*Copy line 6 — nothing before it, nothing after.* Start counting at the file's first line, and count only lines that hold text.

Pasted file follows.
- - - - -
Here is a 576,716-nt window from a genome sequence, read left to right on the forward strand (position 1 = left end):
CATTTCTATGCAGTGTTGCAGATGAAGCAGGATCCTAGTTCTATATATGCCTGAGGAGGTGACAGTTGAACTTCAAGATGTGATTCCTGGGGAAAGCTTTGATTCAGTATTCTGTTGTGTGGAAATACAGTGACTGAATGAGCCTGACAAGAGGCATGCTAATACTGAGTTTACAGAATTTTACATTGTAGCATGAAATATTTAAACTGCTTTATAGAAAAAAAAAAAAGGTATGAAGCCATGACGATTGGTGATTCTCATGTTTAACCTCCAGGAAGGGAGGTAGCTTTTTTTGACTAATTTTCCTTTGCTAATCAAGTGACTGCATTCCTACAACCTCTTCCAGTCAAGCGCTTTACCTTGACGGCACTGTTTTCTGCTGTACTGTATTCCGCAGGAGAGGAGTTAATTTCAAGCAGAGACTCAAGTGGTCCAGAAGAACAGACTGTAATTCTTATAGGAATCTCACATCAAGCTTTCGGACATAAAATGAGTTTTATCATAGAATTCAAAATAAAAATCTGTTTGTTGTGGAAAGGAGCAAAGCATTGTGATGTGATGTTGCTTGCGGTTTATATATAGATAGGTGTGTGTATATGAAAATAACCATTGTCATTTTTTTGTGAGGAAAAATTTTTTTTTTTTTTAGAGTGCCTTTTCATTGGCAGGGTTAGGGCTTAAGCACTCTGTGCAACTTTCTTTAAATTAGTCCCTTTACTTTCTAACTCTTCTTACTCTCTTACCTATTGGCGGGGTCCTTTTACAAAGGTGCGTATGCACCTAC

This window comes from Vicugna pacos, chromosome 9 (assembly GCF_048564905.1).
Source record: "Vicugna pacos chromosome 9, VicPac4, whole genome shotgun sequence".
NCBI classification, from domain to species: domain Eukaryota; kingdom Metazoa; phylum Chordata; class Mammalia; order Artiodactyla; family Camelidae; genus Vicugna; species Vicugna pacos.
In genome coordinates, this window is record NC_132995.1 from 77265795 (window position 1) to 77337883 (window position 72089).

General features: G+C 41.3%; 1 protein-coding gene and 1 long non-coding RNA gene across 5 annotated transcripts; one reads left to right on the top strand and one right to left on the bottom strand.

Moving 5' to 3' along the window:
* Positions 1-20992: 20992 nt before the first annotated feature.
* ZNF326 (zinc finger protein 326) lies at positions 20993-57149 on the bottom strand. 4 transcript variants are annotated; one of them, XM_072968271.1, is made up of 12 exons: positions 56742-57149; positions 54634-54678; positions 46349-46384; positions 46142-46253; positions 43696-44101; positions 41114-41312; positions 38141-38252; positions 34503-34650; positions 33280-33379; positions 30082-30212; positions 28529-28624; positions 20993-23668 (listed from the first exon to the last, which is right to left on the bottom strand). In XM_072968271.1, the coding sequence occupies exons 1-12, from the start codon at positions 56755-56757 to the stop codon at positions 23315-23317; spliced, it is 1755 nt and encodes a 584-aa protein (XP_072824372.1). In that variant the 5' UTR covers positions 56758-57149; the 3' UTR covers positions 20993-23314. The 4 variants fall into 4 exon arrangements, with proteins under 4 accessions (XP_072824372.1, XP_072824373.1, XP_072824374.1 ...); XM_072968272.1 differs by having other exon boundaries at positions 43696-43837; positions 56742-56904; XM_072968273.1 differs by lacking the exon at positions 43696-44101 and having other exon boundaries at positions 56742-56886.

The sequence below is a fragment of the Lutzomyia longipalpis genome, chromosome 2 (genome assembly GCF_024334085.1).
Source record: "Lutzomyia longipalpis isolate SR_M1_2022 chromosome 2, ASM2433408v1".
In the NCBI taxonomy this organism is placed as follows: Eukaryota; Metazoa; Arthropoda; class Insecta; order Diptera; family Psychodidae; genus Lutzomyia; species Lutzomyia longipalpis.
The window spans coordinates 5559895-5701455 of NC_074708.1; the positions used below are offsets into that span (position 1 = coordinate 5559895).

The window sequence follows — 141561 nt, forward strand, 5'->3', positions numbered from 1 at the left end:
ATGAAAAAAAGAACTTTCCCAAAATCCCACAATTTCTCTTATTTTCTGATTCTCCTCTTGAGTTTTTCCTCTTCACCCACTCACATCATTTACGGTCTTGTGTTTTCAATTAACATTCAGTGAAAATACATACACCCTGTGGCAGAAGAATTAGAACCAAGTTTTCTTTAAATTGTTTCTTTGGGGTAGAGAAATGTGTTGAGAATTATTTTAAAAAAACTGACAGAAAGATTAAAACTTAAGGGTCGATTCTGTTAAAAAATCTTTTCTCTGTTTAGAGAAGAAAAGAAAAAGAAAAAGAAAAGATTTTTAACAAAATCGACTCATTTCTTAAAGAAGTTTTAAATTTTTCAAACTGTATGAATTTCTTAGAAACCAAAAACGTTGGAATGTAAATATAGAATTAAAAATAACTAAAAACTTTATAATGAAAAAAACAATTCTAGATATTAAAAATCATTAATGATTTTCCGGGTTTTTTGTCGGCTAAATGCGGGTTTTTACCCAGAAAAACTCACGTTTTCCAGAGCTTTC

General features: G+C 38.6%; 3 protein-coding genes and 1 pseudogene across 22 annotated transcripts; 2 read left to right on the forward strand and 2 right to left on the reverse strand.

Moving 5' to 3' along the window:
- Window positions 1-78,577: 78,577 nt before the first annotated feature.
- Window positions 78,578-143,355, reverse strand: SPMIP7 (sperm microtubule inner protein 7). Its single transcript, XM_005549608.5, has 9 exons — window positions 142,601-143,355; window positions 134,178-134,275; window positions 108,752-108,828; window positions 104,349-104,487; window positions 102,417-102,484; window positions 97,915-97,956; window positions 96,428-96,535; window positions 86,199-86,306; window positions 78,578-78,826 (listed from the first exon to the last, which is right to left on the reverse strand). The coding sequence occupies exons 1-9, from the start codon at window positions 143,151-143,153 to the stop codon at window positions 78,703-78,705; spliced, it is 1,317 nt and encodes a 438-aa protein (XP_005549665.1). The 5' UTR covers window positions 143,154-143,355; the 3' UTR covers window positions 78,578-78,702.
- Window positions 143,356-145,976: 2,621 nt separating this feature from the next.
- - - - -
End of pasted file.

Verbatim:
In genome coordinates, this window is record NC_132995.1 from 77265795 (window position 1) to 77337883 (window position 72089).